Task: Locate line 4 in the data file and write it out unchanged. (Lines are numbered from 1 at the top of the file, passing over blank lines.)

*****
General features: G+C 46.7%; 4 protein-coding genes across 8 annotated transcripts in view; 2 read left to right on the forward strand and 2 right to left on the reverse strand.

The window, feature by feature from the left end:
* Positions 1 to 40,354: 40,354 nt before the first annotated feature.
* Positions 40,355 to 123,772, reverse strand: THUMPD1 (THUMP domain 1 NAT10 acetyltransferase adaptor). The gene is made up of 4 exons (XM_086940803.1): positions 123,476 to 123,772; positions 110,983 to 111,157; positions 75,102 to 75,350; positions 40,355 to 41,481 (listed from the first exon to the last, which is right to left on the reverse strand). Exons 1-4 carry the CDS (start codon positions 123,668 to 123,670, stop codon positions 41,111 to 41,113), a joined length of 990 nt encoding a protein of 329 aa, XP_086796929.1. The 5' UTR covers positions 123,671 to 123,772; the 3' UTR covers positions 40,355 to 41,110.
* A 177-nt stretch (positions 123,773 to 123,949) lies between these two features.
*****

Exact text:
* Positions 40,355 to 123,772, reverse strand: THUMPD1 (THUMP domain 1 NAT10 acetyltransferase adaptor). The gene is made up of 4 exons (XM_086940803.1): positions 123,476 to 123,772; positions 110,983 to 111,157; positions 75,102 to 75,350; positions 40,355 to 41,481 (listed from the first exon to the last, which is right to left on the reverse strand). Exons 1-4 carry the CDS (start codon positions 123,668 to 123,670, stop codon positions 41,111 to 41,113), a joined length of 990 nt encoding a protein of 329 aa, XP_086796929.1. The 5' UTR covers positions 123,671 to 123,772; the 3' UTR covers positions 40,355 to 41,110.